October, 1941, Canadian Aviation
The illustrious records of Canadian aviation are vivid with the exploits of pioneer pilots. But much less has been recorded of the heroes in overalls, the maintenance men, the ‘black gang’ without whose unobtrusive perseverance and everyday ingenuity the greatest flying exploits in our history never would have succeeded.
Thus the award of the 1940 McKee Trophy to T.W. ‘Tommy’ Siers, at long last and deservedly, is welcomed not only as a tribute to the man but also as a long-overdue recognition of the air engineer.
The Siers biography in detail would constitute a veritable review of bush flying back to its origin and would extend into the last war when he gained his first real experience with the internal combustion engine.
Perhaps the most notable pioneer victory, in terms of handicaps imposed and lives saved, was the salvaging of G-CASQ after it had broken through the ice of Bathurst Inlet during the famous McAlpine search. Faced with grim alternatives, Tommy Siers, who was in charge of maintenance for the search expedition, decided to salvage the sunken plane. This proved to be a masterstroke of strategy, for a short time later, it alone, of all the aircraft engaged in the search, was serviceable. G-CASQ provided the only communication with the outside world.
Unique in the nature and extent of his experience, the 1940 McKee winner has had more aircraft under his maintenance supervision for a longer period of years and under more difficult conditions than any other man in the country. His practical knowledge of winter bush operation of aircraft has few if any rivals.
First with the Air Board (1922), later with Western Canada Airways and eventually with Canadian Airways, Tommy applied all his energies and summoned others’ inventiveness to whip the big tough bogeys of sub-zero aircraft maintenance. In the development of accessories and in technical modifications contributing to more reliable operation under extreme conditions, Mr. Siers has been the outstanding individual.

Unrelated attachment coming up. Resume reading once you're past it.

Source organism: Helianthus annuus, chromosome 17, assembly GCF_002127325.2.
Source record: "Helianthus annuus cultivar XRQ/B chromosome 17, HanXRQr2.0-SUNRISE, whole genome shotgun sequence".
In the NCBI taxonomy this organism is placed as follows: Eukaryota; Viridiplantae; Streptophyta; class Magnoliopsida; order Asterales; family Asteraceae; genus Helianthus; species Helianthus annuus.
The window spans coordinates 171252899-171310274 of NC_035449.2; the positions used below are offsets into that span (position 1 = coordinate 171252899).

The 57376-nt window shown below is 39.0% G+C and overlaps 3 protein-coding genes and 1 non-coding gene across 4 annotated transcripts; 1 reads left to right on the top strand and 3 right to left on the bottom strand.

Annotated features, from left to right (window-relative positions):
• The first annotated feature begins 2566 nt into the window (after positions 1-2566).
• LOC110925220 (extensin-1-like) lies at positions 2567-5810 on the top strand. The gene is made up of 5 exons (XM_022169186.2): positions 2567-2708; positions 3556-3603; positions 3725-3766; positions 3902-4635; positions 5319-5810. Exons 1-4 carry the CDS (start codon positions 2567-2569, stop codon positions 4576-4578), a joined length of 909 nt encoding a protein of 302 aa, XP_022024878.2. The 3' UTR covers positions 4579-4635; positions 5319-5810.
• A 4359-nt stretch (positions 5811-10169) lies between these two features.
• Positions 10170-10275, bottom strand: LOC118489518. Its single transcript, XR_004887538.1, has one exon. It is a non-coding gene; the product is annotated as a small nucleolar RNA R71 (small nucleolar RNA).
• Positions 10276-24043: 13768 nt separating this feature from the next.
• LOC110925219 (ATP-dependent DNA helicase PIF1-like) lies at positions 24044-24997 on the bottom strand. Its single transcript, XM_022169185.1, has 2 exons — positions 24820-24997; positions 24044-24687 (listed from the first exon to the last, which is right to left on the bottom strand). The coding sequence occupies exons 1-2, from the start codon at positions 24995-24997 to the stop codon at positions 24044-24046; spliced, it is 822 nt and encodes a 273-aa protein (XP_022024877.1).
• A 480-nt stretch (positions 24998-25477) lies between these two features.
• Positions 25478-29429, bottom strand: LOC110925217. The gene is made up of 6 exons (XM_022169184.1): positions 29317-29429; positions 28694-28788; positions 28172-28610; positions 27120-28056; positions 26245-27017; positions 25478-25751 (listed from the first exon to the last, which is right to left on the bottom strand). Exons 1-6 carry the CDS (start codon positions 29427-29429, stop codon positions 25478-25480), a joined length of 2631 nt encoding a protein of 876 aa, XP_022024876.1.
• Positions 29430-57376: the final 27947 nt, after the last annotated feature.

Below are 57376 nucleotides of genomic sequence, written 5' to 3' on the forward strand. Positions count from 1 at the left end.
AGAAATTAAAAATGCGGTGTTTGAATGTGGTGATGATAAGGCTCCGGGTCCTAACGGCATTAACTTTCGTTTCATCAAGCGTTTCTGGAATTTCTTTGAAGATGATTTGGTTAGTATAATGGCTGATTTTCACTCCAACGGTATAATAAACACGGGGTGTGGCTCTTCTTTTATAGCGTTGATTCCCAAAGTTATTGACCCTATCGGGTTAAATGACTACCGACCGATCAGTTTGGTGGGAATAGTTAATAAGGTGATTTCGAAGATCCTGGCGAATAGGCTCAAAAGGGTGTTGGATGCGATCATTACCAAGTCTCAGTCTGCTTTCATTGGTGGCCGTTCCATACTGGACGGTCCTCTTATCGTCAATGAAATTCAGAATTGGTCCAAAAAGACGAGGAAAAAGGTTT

In the perfection of skis, ski pedestals, ski harness, carburetor hot spots and other experience-tested auxiliaries of northern aviation, his contribution has been the indispensable one. The modification of ordinary aircraft to perform the extraordinary feat of flying continuously and reliably with cargo and passengers, through winter and summer, anywhere between the railroads and the Arctic Ocean has been a big part of Tommy’s job for more than a decade.
The achievement for which T.W. Siers will be remembered and most frequently blessed, particularly on those bitterly cold early mornings when the bush planes are getting under way, is his adaptation of the Worth oil dilution system to Canadian flying operations. This successful effort specifically won him the McKee award.
His imagination alive with possibilities involved in the idea of diluting engine oil with an injection of gasoline to ease cold-weather starting, Mr. Siers returned from a U.S. convention determined to banish the dangerous, tedious blow-torch method from the northern bush. During the winter of 1937-38, a measure of success was achieved with the experimental aircraft that Canadian Airways willingly assigned to his project. The winter of 1939-40 saw complete success and subsequently aircraft with the dilution system he developed have been started in the North without pre-heating at 56 below zero.
Recently the Maintenance Committee of the Air Transport Association of America heard Mr. Siers read a paper on his development of the oil dilution system in Canada. The importance of cold-weather starting in military aviation is evidenced by the fact that the Worth system is being installed in Canadian-built Bolingbroke bombers.
Now supervising aircraft overhaul for the Air Training Plan, Tommy Siers nevertheless is essentially in the business of keeping bush planes in the air. For occasional relaxation he shoves aside reports and charts, tilts back his chair and exchanges northern flying gossip with anyone who talks the language. He has always believed that the air engineers were the real he-men of the North and right now he’s busy side-stepping, in their favour, the banquet which, in his opinion, rightly belong to the greasy aristocrats of the north-land.
This article originally appeared in the October, 1941 edition of Canadian Aviation. The photo is of Tommy Siers and an unnamed engineer, taken at Churchill, Manitoba.